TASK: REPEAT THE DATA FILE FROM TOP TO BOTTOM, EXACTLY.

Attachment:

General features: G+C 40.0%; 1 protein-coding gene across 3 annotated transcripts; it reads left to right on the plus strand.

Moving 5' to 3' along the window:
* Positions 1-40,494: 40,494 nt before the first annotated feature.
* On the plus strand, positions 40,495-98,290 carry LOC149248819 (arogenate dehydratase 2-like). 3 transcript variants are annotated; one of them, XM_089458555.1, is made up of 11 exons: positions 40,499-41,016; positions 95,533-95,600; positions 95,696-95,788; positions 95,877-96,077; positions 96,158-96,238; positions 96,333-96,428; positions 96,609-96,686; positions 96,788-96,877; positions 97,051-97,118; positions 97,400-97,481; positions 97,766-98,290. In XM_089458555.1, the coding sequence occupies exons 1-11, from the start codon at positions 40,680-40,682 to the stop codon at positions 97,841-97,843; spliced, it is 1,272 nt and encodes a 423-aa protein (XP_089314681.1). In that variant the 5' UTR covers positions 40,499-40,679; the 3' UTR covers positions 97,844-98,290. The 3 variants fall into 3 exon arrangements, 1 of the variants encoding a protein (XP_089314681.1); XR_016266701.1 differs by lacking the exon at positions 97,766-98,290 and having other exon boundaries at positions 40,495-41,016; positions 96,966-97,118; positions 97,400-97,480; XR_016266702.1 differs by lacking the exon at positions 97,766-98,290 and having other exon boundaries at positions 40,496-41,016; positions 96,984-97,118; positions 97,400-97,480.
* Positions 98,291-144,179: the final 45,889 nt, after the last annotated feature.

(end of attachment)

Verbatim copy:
General features: G+C 40.0%; 1 protein-coding gene across 3 annotated transcripts; it reads left to right on the plus strand.

Moving 5' to 3' along the window:
* Positions 1-40,494: 40,494 nt before the first annotated feature.
* On the plus strand, positions 40,495-98,290 carry LOC149248819 (arogenate dehydratase 2-like). 3 transcript variants are annotated; one of them, XM_089458555.1, is made up of 11 exons: positions 40,499-41,016; positions 95,533-95,600; positions 95,696-95,788; positions 95,877-96,077; positions 96,158-96,238; positions 96,333-96,428; positions 96,609-96,686; positions 96,788-96,877; positions 97,051-97,118; positions 97,400-97,481; positions 97,766-98,290. In XM_089458555.1, the coding sequence occupies exons 1-11, from the start codon at positions 40,680-40,682 to the stop codon at positions 97,841-97,843; spliced, it is 1,272 nt and encodes a 423-aa protein (XP_089314681.1). In that variant the 5' UTR covers positions 40,499-40,679; the 3' UTR covers positions 97,844-98,290. The 3 variants fall into 3 exon arrangements, 1 of the variants encoding a protein (XP_089314681.1); XR_016266701.1 differs by lacking the exon at positions 97,766-98,290 and having other exon boundaries at positions 40,495-41,016; positions 96,966-97,118; positions 97,400-97,480; XR_016266702.1 differs by lacking the exon at positions 97,766-98,290 and having other exon boundaries at positions 40,496-41,016; positions 96,984-97,118; positions 97,400-97,480.
* Positions 98,291-144,179: the final 45,889 nt, after the last annotated feature.